A key feature of recent curriculum reform in post-industrialised liberal economies hasbeen the ascendancy of outcomes-based education policies. A 1995 review conducted inWestern Australia (WA) recommended an outcomes-based approach, and in response,the Curriculum Framework (CF) was released in 1998. The same year, the WA Stategovernment mandated that all schools, both non-government and government,demonstrate compliance with the outcomes-based CF for Years K–10 by 2004. Thisarticle compares case-studies of non-government and government schools in analysingassessment and reporting issues in relation to the enactment of outcomes-basedcurriculum policy in the mid-2000s. With significantly different localised contexts,including different degrees of institutional autonomy and different approaches tocurriculum, assessment and reporting, interesting contrasts and commonalities arose aseach school engaged with the new policy. The research draws on a hybrid approach topolicy analysis, incorporating both critical theory and post-structuralism with theirdifferent conceptualisations of power relationships. In-depth semi-structured interviewswere conducted to examine and analyse the views of participants at each site. Althoughthere is no intention to generalise from individual case-studies, cross-case analysisreveals the emergence of meta-level themes – such as market choice, accountability andteacher professionalism – which are associated with ‘bigger picture’ issues of power andwhich may well provide insights for explorations of curriculum reform in other contexts.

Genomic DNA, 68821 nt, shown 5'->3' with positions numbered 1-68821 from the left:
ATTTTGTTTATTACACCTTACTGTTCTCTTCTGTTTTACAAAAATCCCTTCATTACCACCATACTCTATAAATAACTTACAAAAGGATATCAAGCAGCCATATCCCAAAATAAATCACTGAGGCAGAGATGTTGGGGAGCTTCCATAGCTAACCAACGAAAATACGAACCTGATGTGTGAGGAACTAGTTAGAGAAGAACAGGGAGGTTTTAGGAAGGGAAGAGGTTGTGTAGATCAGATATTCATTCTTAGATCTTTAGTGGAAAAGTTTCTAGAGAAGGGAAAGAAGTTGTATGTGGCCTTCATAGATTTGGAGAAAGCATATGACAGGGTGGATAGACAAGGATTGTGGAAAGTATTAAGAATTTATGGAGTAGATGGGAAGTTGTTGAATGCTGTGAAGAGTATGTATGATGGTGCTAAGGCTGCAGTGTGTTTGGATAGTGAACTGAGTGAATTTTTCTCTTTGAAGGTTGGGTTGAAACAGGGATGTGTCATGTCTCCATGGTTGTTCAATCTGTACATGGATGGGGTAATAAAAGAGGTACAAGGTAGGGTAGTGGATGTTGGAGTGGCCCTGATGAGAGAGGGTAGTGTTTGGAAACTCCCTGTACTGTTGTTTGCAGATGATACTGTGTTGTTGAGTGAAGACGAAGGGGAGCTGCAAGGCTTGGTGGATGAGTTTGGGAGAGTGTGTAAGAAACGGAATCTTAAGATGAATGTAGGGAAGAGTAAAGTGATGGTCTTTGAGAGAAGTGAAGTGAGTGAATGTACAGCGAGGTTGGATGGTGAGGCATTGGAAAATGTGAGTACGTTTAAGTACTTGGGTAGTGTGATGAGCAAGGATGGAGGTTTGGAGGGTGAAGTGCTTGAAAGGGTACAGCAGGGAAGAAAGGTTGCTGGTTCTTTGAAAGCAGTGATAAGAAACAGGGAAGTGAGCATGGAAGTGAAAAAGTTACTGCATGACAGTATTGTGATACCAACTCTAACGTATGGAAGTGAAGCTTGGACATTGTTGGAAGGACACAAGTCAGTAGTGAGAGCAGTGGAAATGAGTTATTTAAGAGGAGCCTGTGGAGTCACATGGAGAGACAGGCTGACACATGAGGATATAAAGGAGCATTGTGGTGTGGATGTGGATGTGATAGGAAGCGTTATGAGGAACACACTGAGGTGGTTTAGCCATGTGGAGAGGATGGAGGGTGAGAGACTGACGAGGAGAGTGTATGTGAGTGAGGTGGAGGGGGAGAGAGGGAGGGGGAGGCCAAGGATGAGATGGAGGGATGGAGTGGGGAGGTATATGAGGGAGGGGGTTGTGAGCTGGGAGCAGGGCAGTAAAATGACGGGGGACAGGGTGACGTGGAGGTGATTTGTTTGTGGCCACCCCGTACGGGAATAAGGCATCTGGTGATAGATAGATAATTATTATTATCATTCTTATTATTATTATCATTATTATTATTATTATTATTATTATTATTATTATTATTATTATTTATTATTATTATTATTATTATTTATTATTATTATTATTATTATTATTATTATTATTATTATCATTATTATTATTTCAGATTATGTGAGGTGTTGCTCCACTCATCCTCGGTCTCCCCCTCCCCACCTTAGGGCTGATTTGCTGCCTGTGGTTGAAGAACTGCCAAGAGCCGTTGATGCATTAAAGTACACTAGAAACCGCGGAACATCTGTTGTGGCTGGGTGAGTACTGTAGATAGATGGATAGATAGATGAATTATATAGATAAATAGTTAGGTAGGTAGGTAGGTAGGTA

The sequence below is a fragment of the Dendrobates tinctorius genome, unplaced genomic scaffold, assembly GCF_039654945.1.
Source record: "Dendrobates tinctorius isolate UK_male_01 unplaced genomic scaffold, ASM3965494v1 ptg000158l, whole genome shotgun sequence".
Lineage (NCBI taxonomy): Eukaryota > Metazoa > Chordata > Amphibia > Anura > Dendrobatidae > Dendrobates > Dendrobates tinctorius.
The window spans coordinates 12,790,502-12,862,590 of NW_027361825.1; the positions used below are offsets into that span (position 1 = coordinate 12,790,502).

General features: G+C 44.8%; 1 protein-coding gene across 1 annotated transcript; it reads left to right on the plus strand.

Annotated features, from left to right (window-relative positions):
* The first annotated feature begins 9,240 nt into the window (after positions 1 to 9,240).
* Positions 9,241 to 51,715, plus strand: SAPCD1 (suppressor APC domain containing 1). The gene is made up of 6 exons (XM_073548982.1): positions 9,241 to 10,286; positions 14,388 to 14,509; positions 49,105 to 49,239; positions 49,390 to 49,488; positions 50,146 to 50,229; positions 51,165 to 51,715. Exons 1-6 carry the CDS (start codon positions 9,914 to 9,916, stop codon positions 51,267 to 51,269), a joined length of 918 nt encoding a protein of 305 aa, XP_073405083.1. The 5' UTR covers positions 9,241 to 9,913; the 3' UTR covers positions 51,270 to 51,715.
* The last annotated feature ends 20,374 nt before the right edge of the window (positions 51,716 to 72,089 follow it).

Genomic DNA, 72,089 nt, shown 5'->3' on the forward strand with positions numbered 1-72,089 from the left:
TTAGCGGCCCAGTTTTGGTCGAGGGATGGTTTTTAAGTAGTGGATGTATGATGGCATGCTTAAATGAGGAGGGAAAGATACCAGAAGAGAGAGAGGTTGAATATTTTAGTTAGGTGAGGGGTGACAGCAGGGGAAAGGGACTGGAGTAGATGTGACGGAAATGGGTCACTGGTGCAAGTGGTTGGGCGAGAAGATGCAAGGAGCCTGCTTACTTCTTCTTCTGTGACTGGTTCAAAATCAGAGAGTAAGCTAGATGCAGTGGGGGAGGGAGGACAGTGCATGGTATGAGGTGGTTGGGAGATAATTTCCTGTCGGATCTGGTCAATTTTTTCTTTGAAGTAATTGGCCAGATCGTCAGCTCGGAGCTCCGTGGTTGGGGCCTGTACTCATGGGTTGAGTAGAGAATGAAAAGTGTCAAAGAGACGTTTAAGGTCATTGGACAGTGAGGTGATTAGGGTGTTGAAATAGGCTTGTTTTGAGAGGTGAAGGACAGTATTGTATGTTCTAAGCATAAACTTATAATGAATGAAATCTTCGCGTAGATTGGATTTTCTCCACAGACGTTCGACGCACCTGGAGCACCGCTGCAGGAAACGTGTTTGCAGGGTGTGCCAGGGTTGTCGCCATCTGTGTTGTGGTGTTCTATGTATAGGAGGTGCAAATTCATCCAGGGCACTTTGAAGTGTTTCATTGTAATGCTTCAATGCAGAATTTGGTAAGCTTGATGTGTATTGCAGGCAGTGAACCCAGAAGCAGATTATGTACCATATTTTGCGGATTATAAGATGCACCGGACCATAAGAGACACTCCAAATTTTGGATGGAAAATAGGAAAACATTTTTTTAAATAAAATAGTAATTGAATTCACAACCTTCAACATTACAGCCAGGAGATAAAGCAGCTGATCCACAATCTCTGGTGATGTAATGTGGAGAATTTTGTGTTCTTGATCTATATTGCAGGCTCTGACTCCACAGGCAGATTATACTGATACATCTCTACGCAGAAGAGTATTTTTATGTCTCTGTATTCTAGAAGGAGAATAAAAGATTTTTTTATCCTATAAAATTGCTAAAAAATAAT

|Journal||The Curriculum Journal|
|Publication status||Published - 2008|